Chiangmai: Digvijay Singh continued his fine march with three closing birdies in a row to post a second successive five-under 67 that put him within two shots of the leader, Prayad Marksaeng, at the inaugural USD 750,000 Chiangmai Golf Classic.
Digvijay, who achieved his breakthrough win last year after 12 years on the Asian Tour, is 10-under through 36 holes, while Marksaeng (65-67) is at 12-under.
Digvijay, who has been struggling with his form since he won the Indian Open last year, almost pulled out of the event after being struck by a severe back pain once again.
But, some advice from Jyoti Randhawa and a good massage from the physiotherapist got Digvijay going again. Now with two rounds of 67 each, he is two off the lead at the Alpine Golf Resort-Chiangmai.
Four other Indians made the cut, while five missed it. Himmat Rai, also ran into timely form with a fine 67 that pushed him up to six-under and tied 17th, while Gaganjeet Bhullar (70-70), Shiv Kapur (69-71) and Anirban Lahiri (71-69) are all at four-under in tied 41st place.
Randhawa (71-72), Sujjan Singh (72-71) and Rashid Khan (72-71) missed the cut by a shot, while SSP Chowrasia (71-73) missed it by two. C Muniyappa had retired in the first round.
"Actually I was thinking of going home yesterday because my back was troubling me. Jyoti (Randhawa) asked me to walk around to warm up a bit. Thankfully the Asian Tour`s physiotherapist did good work on my back and I`m feeling a 100 per cent," Digvijay said.
Digvijay, who defends his Indian Open title, next week at the Delhi Golf Club, is happy with his form.
"It was nice to finish with three birdies on seven, eight and nine (his closing holes). I lost my putting touch in the middle of the round. I hit it really close on a couple of occasions but didn`t convert them. I made a three putt on 15 and missed a four-footer on 14. It has been a long time.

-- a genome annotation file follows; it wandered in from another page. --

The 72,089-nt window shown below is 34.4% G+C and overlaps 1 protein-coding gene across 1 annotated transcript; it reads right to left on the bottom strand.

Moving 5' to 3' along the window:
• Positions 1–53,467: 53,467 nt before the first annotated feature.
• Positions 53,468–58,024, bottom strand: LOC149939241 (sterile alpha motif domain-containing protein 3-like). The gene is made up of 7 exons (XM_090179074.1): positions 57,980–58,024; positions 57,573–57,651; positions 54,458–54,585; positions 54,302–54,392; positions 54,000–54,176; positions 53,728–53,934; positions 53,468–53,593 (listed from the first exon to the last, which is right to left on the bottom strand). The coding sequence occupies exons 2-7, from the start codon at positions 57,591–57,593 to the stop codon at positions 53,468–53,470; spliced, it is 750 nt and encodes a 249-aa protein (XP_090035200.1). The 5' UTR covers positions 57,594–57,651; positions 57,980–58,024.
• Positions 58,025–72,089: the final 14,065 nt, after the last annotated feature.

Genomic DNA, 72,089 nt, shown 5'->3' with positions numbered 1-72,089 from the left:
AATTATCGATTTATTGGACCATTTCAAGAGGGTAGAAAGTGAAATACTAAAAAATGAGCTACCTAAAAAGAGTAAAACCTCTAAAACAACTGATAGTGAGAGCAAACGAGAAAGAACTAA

"Since my win at the Indian Open, I haven`t done much. It has been a bit of a flash in the pan kind of performance so far (since last year)."
Digvijay also said the conditions were conducive to good scoring.
"I`ve putted well and hit my wedges close. This golf course is actually in favour of players because the ball is not rolling too hard. You can fire anywhere near the pins and you can rest assure the ball won`t roll off the green."
Prayad is a six-time Asian Tour winner, but has not won on the region`s premier tour since 2007. Prayad stuck to the cross-handed putting grip, which he changed midway through the first round.
Asia`s first Major champion Y E Yang of Korea, are hot on his heels. The Chiangmai Golf Classic carries 16 world ranking points this week.
Thongchai Jaidee of Thailand, who needs a win in Chiangmai to qualify for the Masters Tournament, shot a fabulous 65 to move to tied second place with American Jonathan Moore (68) and Digvijay.
Hu Mu, playing on a sponsor`s invitation, stayed in the title hunt with a solid 69 for tied fifth place, three behind Prayad.
Asia`s first Major champion Y E Yang of Korea shot a 68 and will enter the weekend rounds four back while Ernie Els of South Africa, using a short putter for the first time in a long while, battled to a 71 for tied 41st place on 140.
Three-time Asian Tour number one Thongchai produced some wonderful golf to put himself in position to win and break into the world`s top-50, which is required to earn an invitation to the Masters Tournament next month.
Moore, who graduated from the Asian Development Tour in 2011 and finished seventh on the Asian Tour`s Order of Merit in 2012, said his carefree attitude on the course has given him a chance of landing a first Asian Tour title.
Els struggled to a 71 to fall eight shots off the pace.
The halfway cut was set at two-under-par 142 with a total of 71 players making the weekend rounds.
I was down 2-1 in the third it was really tight and it was really tough.